"The Flying Dutchman." "The Pembroke Peach." Frank Nighbor had many nicknames. That was because he was one of the most creative geniuses ever to play the game.
Newspaper archives heap generous adjectives on Nighbor. "An effortless skater," he was "a marvel of physical endurance" who often played the entire game without a rest. He was "a crafty and unselfish playmaker" (when he retired he was the NHL's all time leader in assists) and also, when needed, "a flashy goal scorer." With his famed poke check he embraced the defensive side of the game with equal zeal. "One of the brainy greats of the game" was quite possibly the most complete and "peerless" player in hockey in his era. The great Howie Morenz even once said, "I won the (Hart Trophy) but Nighbor is the greatest player in hockey."
Here's how Frank Selke described Nighbor in the Montreal Gazette in 1962:
With all due respect to the many wonderful players who have come and gone since 1900, there are few who could be rated above Frank Nighbor. Someone once called him the "peerless centre," and I can think of no label which would have been more apt. We always felt he could have played a complete game of hockey in formal attire without even putting a wrinkle in his suit. He was a leading scorer, an expert passer and a playmaker; and no rival forward could come close to him in defensive skill. Along with Jack Walker he developed the poke-check to such an extent that his contemporaries were forced to revamp completely their style of play in order to cope with him.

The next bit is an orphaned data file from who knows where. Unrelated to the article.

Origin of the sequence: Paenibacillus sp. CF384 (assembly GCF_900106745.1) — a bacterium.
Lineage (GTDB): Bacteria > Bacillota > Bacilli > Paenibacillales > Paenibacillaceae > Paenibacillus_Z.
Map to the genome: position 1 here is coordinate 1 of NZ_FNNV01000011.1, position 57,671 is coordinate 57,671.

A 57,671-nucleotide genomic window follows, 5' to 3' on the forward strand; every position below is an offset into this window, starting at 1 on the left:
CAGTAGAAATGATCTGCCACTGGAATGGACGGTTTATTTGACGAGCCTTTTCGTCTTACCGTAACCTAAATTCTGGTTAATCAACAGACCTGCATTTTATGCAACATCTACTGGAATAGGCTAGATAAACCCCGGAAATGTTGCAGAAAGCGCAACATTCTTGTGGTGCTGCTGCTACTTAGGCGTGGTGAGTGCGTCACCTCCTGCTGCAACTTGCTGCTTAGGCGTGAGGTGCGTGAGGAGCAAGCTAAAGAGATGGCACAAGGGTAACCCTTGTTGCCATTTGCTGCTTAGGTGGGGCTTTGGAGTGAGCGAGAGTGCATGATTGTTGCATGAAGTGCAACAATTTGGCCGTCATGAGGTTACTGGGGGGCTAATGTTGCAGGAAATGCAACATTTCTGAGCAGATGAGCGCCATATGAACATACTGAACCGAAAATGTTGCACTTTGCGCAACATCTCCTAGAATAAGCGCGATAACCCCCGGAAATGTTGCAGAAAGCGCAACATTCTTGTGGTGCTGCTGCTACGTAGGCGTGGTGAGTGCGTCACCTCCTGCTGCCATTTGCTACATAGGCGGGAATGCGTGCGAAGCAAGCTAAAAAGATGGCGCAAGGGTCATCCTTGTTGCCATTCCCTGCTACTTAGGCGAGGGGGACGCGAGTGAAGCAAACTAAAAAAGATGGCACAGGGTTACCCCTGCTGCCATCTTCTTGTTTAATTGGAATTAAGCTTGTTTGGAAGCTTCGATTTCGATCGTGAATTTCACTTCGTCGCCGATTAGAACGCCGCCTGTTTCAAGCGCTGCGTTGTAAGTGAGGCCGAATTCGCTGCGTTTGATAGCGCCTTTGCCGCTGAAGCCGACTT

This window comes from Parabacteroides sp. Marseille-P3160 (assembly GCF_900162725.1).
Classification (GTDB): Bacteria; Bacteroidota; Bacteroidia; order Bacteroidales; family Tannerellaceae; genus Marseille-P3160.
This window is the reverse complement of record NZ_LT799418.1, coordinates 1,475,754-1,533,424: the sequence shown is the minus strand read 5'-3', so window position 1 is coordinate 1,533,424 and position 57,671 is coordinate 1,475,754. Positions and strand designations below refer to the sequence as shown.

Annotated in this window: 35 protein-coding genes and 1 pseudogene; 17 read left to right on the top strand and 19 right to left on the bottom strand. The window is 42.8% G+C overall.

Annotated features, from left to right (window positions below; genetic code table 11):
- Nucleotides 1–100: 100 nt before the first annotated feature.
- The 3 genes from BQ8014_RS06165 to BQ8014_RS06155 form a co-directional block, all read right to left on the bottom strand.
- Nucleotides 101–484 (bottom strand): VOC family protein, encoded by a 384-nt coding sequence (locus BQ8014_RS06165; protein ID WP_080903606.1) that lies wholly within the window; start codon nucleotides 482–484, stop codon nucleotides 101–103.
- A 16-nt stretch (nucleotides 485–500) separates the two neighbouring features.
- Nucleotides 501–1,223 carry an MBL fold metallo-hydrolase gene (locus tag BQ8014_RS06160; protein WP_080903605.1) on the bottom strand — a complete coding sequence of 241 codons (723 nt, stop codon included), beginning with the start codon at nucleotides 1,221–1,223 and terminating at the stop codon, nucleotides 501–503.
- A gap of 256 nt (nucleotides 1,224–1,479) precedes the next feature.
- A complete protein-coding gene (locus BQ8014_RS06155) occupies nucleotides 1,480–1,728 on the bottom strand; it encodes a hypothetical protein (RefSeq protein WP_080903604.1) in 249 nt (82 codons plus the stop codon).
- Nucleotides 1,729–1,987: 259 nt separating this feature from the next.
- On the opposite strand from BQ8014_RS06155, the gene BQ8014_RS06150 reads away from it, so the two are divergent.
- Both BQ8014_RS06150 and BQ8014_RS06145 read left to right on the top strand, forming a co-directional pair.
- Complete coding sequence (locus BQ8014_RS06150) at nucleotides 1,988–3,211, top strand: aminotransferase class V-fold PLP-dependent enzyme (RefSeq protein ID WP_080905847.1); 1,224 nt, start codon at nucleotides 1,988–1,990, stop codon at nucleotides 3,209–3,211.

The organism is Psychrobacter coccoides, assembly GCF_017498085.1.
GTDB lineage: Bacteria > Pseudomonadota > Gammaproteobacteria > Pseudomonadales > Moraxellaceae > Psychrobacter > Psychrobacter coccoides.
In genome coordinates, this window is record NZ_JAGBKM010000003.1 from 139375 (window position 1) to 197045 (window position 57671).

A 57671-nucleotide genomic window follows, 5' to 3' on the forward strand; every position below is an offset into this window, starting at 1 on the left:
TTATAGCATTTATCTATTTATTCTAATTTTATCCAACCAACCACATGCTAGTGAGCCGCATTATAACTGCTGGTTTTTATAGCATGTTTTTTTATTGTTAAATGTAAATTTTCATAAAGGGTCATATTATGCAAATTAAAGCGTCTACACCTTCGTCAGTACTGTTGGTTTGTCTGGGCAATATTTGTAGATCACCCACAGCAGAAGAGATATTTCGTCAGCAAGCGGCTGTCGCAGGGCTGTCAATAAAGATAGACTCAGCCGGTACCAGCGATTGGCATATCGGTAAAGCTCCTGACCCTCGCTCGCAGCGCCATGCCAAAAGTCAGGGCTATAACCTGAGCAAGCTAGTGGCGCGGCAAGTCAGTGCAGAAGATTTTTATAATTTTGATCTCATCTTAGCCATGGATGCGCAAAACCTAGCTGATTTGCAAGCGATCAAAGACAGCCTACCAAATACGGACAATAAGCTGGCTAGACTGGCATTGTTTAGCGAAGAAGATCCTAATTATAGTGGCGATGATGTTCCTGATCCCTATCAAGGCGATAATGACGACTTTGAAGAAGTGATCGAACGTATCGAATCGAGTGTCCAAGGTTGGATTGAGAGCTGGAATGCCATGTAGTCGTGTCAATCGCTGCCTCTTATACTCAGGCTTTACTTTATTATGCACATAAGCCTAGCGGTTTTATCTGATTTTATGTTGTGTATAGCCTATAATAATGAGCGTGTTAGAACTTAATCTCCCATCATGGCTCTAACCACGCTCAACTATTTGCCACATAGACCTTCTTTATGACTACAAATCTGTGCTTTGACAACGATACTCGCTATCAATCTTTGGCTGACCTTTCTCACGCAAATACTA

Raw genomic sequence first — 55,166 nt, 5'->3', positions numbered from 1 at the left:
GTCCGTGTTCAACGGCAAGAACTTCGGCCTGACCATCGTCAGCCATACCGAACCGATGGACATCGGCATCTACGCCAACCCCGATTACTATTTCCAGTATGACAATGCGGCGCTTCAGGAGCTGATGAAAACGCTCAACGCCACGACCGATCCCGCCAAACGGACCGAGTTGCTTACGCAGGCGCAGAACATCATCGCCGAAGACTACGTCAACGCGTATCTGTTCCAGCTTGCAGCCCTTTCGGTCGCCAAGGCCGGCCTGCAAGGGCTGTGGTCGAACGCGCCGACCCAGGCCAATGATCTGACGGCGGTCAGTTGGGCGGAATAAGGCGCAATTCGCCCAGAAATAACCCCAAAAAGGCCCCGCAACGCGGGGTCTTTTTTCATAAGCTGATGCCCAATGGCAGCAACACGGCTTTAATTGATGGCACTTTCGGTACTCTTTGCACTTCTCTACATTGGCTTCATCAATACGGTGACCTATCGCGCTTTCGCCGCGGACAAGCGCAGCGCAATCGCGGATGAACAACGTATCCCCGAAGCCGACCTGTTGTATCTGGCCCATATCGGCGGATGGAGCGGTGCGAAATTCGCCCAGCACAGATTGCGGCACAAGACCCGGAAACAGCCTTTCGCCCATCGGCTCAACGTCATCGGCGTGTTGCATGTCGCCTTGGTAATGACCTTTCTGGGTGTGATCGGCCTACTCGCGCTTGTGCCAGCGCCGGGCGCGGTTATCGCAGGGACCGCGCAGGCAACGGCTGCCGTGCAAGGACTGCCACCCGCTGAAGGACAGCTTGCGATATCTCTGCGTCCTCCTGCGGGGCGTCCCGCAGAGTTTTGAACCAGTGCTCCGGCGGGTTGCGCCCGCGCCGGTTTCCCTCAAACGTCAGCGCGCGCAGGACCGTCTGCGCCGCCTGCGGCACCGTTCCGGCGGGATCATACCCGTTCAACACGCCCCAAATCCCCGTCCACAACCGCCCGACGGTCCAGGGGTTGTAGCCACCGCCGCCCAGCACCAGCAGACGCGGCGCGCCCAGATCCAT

Born in Pembroke, Ontario, Nighbor started his professional hockey career with the Toronto Blueshirts of the National Hockey Association (predecessor to the NHL). He would join the Vancouver Millionaires of the Pacific Coast Hockey League for a couple of seasons, getting his first taste of champaign from Lord Stanley's mug in 1915. The next season he returned home (partly to tend to his ailing mother), joining the Ottawa Senators. He would remain an integral part of the Senators until 1928. He played one final season with Toronto in 1929.
Nighbor is best known as an Ottawa Senator. He played on Stanley Cup championship teams in 1920, 1921, 1923, and 1927. He was also the initial winner of two of the games greatest trophies: The Hart (1924) for Most Valuable Player; and the Lady Byng (1925 and 1926) for gentlemanly play and sportsmanship.
Nighbor was elected into the Hall of Fame in 1945. He concentrated on his insurance business until retiring in 1961. He died of cancer in Pembroke in 1966.